Abimbola Johnson

Each October I find myself at Black History Month ("BHM") events that focus not just on the past, but use the month to: highlight current issues affecting black communities and individuals; to provide safe spaces in which those discussions can be held; and to champion and celebrate the achievements of black people.

The month has provided a designated avenue for black people to host and lead events about race and our experiences through frank and open discussion. Conversations like these are so important as they provide us with the opportunity to express nuances that are rarely spoken about with others outside our race as we often feel that people won't understand or be interested in hearing about them, or that the conversations would be too difficult. 

Too often, I am disappointed by how few non-black faces appear in the audiences. BHM events represent excellent opportunities for non-black attendees to hear unabridged accounts of the backgrounds, experiences and achievements of their black peers and to take away messages and lessons that are often not given the platform they ought to have. 

In 2013 I joined my chambers, 25 Bedford Row as a third six pupil. At the time, we had three other black women and two black men as part of our cohort, a significant proportion when compared to figures across the Bar. Over the years, the numbers have increased, - now two black men and eight black women in chambers. We range from a QC to freshly taken on tenants.

On a personal level, having other black members of chambers has been a lifeline for me. These are the people I instinctively call or text when someone says something in court that makes me feel uncomfortable and I need advice from colleagues who share my racial background. These are the women that have given me tips about how best to fit my awkwardly shaped barrister's wig over a newly braided hairstyle. They're the friends I can banter with about the latest Wizkid album when I bump into them in the robing room. The ones I go to Tasty's with for jollof rice and fried plantain after a long day at Woolwich Crown Court. The colleagues who recommended me a specific Patois interpreter and helped me frame the cultural explanation to a judge justifying why a Jamaican raised client may appear to speak fluent English but needed translation services.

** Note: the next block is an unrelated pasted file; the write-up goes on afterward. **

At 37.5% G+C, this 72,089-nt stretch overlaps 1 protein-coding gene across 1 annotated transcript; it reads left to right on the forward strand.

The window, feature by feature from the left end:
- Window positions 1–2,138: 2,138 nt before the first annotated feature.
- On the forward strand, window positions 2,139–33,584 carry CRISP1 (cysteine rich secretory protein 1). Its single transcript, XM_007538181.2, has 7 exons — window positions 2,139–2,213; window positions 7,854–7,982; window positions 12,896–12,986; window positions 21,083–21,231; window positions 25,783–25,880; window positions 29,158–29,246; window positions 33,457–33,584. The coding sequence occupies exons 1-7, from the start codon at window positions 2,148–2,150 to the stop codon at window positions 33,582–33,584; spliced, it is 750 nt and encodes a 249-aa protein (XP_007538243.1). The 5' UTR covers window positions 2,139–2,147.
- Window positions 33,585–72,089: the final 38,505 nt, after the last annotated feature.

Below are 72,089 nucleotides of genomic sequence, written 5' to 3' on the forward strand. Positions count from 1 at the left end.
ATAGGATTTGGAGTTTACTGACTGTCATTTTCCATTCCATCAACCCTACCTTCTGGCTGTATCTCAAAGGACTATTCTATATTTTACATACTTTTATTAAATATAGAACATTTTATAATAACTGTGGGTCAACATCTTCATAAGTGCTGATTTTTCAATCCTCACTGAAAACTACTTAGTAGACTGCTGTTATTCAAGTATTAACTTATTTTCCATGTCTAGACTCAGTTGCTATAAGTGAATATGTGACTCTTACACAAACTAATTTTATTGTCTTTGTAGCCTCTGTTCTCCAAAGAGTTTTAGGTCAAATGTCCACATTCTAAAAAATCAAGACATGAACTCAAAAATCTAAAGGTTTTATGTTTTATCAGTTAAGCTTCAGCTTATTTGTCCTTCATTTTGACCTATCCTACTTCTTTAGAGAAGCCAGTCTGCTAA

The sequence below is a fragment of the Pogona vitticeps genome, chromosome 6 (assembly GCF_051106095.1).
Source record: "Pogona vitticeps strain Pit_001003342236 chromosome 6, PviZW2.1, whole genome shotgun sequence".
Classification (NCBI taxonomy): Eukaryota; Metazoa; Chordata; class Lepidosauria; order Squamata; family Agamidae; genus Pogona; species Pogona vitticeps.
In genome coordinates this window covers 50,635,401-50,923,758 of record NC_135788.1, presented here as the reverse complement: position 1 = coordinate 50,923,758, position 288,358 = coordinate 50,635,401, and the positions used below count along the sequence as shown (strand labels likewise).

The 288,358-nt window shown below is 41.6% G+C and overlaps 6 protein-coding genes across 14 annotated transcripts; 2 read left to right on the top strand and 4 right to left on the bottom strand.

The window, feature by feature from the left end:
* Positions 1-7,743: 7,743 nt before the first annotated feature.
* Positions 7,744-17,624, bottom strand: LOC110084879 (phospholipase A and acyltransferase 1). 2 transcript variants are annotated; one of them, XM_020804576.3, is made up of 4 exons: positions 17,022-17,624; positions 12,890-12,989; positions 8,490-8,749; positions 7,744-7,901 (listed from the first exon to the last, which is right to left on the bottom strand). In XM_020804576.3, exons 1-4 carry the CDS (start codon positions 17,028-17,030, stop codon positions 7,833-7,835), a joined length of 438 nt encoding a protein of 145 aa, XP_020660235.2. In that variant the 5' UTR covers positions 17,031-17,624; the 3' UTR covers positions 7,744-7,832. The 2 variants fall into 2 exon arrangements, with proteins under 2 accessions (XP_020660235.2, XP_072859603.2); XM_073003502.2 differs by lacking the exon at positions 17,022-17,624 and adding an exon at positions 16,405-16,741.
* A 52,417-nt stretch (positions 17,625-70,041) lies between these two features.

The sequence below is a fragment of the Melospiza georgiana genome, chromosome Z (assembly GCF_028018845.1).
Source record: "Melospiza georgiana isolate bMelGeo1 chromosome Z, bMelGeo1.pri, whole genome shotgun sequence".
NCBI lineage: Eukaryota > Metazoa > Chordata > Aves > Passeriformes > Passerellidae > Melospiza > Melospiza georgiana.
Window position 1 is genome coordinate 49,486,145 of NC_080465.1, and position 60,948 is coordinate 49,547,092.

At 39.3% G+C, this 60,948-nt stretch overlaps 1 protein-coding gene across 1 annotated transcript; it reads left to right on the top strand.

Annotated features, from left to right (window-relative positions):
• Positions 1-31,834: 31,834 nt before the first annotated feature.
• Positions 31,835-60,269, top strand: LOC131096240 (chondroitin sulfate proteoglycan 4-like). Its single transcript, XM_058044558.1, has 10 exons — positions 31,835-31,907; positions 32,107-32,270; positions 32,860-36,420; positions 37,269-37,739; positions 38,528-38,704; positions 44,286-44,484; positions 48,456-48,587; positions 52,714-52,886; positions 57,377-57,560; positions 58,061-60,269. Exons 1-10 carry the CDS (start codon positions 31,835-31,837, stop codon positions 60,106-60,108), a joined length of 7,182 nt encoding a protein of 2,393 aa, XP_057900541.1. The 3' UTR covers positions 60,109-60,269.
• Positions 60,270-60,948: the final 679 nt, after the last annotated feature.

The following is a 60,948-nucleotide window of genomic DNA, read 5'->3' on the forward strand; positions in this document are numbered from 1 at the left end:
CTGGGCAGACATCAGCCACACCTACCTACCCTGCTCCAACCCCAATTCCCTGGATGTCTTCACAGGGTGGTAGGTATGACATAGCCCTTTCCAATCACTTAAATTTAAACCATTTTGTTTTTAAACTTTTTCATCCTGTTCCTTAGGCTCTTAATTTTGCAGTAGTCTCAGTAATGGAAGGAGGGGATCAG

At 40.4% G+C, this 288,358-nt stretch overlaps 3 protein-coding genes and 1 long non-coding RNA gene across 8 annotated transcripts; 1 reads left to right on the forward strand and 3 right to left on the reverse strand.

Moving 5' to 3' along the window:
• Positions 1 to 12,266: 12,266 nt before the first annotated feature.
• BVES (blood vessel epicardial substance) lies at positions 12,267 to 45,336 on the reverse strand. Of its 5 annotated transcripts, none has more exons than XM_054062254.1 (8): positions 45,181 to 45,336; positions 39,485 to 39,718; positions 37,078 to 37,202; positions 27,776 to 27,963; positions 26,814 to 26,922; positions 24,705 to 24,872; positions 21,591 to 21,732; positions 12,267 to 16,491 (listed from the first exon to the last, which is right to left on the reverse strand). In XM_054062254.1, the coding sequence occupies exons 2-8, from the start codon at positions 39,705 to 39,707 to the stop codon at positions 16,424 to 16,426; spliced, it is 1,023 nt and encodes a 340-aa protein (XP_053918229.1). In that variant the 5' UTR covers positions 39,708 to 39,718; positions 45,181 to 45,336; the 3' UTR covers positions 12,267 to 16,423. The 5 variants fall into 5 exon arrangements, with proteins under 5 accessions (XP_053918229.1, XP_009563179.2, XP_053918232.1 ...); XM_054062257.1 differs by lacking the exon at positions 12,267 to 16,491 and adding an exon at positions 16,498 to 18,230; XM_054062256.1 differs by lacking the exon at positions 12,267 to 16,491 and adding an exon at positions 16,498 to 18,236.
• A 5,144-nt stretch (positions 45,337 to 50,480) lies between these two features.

Them being around encourages me to bring my whole self to work and in response I've found that my set has always been very receptive to me and to the contributions I've made to chambers and Management Committee meetings. When you are in an environment with others that share your characteristics you instantly feel more comfortable. It makes it easier to contribute to discussions and to vocalise perspectives informed by your racial background as you can do so knowing that you are not viewed as a 'token' figure, or a spokesperson for your race. You also have the support of knowing there will be someone else who can corroborate your anecdotal experiences or at least see exactly where you come from.

Empowering minorities to speak up means that chambers has richer conversations and debates on how we run chambers and how we represent our clients. Policies, rules and decisions are informed by those perspectives throughout the year, people feel comfortable ringing one another to ask for cultural perspectives and context about cases and so on. (Particularly important when you consider that as a criminal defence specialist set, a disproportionate amount of our clients are from BAME backgrounds.) Effectively we benefit day to day from having the kinds of conversations at work that are often only given a platform during BHM. 

As October draws to a close, I want to encourage non-black members of the profession to consider how they view BHM, particularly if your workplace and social circle is not particularly diverse. If you find that you think of it as a month only for us then sadly you are missing the point. BHM is a chance for you to hear from others who navigate the same spaces as you from a different perspective. Take the opportunity to actively engage with it next year and attend an event or two. You will be tapping into a resource that is often undervalued. 

Abimbola Johnson is a barrister at 25 Bedford Row. Winner of the 2018 Diversity Legal Awards Rising Star category and a rising star finalist in the 2018 Black British Business Awards, Abimbola's practice focusses on serious crime, professional discipline and inquiry work.